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The ‘Happy Birthday’ Song Is Finally Going to Enter Public Domain

ADELAIDE, AUSTRALIA - AUGUST 23: Funi the Panda enjoys eating her birthday cake to celebrate her first Australian birthday at Adelaide Zoo on August 23, 2010 in Adelaide, Australia. Funi, meaning 'Lucky Girl', turns four years old today. Funi, who shares an enclosure with Wang Wang, are the only Giant Pandas in the Southern Hemisphere and the first to live permanently in Australia. (Photo by Morne de Klerk/Getty Images) *** Local Caption *** Funi the Panda

The bafflingly long legal saga over the “Happy Birthday” song, of all things, is drawing ever-nearer to a close. For some 80 years, Warner/Chappell owned the copyright to the ubiquitous tune, but last September a California judge ruled that their claim to the song was invalid, as the original copyright filed way back in 1935 granted only the rights to one specific arrangement, not the song itself.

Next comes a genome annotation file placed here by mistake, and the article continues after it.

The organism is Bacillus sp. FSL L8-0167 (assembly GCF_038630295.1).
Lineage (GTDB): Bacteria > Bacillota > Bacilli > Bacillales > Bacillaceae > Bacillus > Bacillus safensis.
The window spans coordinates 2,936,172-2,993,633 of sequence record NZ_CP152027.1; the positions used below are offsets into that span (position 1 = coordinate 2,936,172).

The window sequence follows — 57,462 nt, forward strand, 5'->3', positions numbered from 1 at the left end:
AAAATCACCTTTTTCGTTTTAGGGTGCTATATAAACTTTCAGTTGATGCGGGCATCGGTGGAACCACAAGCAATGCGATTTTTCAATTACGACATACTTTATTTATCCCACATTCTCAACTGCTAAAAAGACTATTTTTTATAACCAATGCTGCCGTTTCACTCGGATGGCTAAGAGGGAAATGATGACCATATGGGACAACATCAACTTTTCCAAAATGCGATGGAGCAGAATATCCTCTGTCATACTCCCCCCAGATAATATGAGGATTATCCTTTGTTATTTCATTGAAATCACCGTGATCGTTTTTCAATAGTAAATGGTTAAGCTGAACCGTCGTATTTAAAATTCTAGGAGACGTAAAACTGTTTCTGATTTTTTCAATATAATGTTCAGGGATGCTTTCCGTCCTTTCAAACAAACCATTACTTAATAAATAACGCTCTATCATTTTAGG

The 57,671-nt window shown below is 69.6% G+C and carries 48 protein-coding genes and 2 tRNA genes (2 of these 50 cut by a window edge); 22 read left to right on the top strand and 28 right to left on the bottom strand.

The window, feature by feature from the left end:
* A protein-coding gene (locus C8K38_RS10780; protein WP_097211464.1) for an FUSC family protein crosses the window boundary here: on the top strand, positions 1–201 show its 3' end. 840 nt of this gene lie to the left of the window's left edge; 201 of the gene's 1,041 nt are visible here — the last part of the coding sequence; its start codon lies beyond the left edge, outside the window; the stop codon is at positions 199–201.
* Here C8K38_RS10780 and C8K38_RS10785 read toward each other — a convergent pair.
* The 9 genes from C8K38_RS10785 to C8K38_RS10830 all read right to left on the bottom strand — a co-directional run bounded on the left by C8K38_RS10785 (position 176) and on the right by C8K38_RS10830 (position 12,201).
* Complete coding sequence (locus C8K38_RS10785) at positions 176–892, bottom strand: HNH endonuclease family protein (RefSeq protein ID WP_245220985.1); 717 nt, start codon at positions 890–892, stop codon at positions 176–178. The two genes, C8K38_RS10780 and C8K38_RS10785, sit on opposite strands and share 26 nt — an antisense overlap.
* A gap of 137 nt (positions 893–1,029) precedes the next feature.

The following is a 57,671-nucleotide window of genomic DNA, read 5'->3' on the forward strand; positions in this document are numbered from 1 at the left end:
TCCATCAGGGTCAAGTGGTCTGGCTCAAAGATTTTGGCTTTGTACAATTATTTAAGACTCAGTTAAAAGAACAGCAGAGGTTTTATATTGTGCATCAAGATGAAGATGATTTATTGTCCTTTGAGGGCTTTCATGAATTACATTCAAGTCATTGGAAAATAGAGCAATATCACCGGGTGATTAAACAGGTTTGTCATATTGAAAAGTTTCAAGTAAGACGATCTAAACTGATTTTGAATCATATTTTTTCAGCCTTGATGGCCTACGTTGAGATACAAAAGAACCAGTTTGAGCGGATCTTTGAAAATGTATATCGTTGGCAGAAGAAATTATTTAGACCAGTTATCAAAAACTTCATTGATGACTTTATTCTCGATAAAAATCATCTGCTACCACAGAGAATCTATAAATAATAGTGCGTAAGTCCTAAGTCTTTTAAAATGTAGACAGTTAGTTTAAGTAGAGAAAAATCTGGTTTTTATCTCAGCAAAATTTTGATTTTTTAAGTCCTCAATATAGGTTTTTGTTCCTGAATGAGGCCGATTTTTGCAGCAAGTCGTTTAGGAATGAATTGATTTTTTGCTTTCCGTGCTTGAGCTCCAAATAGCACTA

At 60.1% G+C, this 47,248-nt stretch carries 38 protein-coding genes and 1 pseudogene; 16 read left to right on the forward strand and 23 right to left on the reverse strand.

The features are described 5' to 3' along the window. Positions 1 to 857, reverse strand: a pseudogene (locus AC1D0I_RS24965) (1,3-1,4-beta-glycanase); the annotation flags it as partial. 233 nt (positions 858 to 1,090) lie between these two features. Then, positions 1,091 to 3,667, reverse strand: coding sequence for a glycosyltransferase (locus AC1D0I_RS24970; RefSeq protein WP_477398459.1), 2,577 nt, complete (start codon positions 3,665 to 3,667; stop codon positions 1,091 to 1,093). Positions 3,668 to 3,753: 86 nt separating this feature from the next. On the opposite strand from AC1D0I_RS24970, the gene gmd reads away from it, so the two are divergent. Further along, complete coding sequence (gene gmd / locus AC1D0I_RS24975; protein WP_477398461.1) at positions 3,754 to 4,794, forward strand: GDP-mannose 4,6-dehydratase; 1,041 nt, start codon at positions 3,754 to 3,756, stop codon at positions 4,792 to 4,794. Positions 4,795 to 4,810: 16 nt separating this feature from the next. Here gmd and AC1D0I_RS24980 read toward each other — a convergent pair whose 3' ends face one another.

Warner/Chappell, who earned millions from their ownership of the song, initially vowed to challenge the ruling, but announced on Monday that they’re going to pay $14 million to end their lawsuit, Billboard reports. The settlement stipulates a final judgment and order from U.S. District Judge George H. King before the song would, officially, enter the public domain.

Billboard notes that when Warner Music Group announced its quarterly earnings last week, they blamed part of an operating loss on expenses related to the “Happy Birthday” settlement.